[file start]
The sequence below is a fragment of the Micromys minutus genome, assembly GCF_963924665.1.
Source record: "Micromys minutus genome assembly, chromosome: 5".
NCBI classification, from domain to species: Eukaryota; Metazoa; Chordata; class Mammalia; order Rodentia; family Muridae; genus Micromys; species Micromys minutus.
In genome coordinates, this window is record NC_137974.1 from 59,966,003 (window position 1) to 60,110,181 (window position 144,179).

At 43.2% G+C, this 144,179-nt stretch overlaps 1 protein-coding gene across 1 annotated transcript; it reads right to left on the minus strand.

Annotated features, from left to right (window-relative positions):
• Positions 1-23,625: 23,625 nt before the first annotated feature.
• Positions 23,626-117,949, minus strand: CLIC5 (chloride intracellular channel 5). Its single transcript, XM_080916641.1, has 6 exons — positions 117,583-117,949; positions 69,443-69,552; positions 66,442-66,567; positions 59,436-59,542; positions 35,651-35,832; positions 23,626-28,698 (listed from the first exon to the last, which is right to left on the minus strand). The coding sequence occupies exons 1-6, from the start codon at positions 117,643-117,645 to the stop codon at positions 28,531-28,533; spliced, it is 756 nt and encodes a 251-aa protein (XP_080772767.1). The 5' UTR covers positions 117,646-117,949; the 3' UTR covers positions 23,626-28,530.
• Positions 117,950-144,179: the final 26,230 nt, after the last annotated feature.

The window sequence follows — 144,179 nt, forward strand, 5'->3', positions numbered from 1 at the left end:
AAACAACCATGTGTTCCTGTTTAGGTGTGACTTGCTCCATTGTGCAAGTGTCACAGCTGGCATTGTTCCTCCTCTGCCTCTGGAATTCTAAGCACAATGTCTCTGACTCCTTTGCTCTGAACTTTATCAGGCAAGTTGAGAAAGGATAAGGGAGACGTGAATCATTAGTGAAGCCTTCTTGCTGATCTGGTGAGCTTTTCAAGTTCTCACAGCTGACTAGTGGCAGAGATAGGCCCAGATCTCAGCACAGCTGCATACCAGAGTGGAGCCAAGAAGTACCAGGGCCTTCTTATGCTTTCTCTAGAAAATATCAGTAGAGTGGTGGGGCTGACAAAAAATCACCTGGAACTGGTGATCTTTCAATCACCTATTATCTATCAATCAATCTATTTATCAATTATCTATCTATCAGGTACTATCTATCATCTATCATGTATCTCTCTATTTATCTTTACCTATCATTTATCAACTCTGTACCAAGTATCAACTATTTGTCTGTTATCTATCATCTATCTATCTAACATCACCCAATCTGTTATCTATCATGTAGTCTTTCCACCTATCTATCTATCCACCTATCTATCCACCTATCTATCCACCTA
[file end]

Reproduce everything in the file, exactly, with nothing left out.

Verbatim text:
The sequence below is a fragment of the Micromys minutus genome, assembly GCF_963924665.1.
Source record: "Micromys minutus genome assembly, chromosome: 5".
NCBI classification, from domain to species: Eukaryota; Metazoa; Chordata; class Mammalia; order Rodentia; family Muridae; genus Micromys; species Micromys minutus.
In genome coordinates, this window is record NC_137974.1 from 59,966,003 (window position 1) to 60,110,181 (window position 144,179).

At 43.2% G+C, this 144,179-nt stretch overlaps 1 protein-coding gene across 1 annotated transcript; it reads right to left on the minus strand.

Annotated features, from left to right (window-relative positions):
• Positions 1-23,625: 23,625 nt before the first annotated feature.
• Positions 23,626-117,949, minus strand: CLIC5 (chloride intracellular channel 5). Its single transcript, XM_080916641.1, has 6 exons — positions 117,583-117,949; positions 69,443-69,552; positions 66,442-66,567; positions 59,436-59,542; positions 35,651-35,832; positions 23,626-28,698 (listed from the first exon to the last, which is right to left on the minus strand). The coding sequence occupies exons 1-6, from the start codon at positions 117,643-117,645 to the stop codon at positions 28,531-28,533; spliced, it is 756 nt and encodes a 251-aa protein (XP_080772767.1). The 5' UTR covers positions 117,646-117,949; the 3' UTR covers positions 23,626-28,530.
• Positions 117,950-144,179: the final 26,230 nt, after the last annotated feature.

The window sequence follows — 144,179 nt, forward strand, 5'->3', positions numbered from 1 at the left end:
AAACAACCATGTGTTCCTGTTTAGGTGTGACTTGCTCCATTGTGCAAGTGTCACAGCTGGCATTGTTCCTCCTCTGCCTCTGGAATTCTAAGCACAATGTCTCTGACTCCTTTGCTCTGAACTTTATCAGGCAAGTTGAGAAAGGATAAGGGAGACGTGAATCATTAGTGAAGCCTTCTTGCTGATCTGGTGAGCTTTTCAAGTTCTCACAGCTGACTAGTGGCAGAGATAGGCCCAGATCTCAGCACAGCTGCATACCAGAGTGGAGCCAAGAAGTACCAGGGCCTTCTTATGCTTTCTCTAGAAAATATCAGTAGAGTGGTGGGGCTGACAAAAAATCACCTGGAACTGGTGATCTTTCAATCACCTATTATCTATCAATCAATCTATTTATCAATTATCTATCTATCAGGTACTATCTATCATCTATCATGTATCTCTCTATTTATCTTTACCTATCATTTATCAACTCTGTACCAAGTATCAACTATTTGTCTGTTATCTATCATCTATCTATCTAACATCACCCAATCTGTTATCTATCATGTAGTCTTTCCACCTATCTATCTATCCACCTATCTATCCACCTATCTATCCACCTA